JAMALEDDINE: I think we need to start constructing a future imaginary. But it’s very true the way you have just described it, is that when – at least in scholarly terms – we say “Islamic art and architecture”, we’re talking about art and architecture built in the Islamic world until the 18th or the 19th Century. So for some reason there is absence of modernity or a history of modernity in the Arab Islamic world.
And it becomes something of the past. For many it becomes an excuse to idealize the past. You can think of religious extremism perhaps, the way they think of the past as being one version or offering an authenticity that they’re looking for in terms of understanding Islam. But also in terms of architectural practices, where for instance you see that when modern states today build contemporary mosques, they also practice the same approach – which is looking for what was authentic in that culture.
You see for instance the Iranian state-sponsored mosque looking at the Safavid Mosque. You see the Turkish mosque today looking at the Ottoman as a model to imitate, to duplicate, and also to disseminate. So it’s also a way of exercising some kind of power over their zones of influence across the world. So the mosque again becomes an abstraction of an idea of what Islamic architecture is supposed to be, as opposed to what it has been in terms of living history continuously evolving.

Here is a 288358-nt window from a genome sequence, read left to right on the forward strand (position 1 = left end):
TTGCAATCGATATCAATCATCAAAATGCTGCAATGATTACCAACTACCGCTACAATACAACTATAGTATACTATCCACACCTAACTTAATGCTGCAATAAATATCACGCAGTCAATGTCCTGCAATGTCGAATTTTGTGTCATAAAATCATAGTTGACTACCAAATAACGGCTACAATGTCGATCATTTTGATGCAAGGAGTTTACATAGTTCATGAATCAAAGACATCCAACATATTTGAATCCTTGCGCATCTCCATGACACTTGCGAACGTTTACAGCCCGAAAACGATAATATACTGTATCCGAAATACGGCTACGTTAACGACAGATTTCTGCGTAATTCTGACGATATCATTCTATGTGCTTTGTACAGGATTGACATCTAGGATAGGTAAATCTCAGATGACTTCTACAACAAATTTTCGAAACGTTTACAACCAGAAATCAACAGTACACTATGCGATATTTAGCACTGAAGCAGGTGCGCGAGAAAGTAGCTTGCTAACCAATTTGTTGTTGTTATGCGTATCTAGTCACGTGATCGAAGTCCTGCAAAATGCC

When talking about the mosque of the future, there are two tasks at play. One is to undo what we have learned and deconstruct that body of knowledge and then to reconstruct a new one, and through that perhaps project into the future. The discipline is really very young in a way, and more research and more theorization and contextualization needs to be done in order to move forward more rigorously instead of just falling into the stylistic traps.
GÜRDOĞAN: I know you had a seminar here at GSAPP on the histories of Islamic architecture. Could you tell us a little bit also about that seminar.
JAMALEDDINE: That seminar is very much based on this installation we have done at Studio-X. So it looks first at the historiography of Islamic art and architecture, how it was formed. And we specifically look at those moments in time when the knowledge became more and more concrete through world exhibitions, through main publications, whereby the Islamic world has been consistently categorized, framed, organized, and geographically entrapped.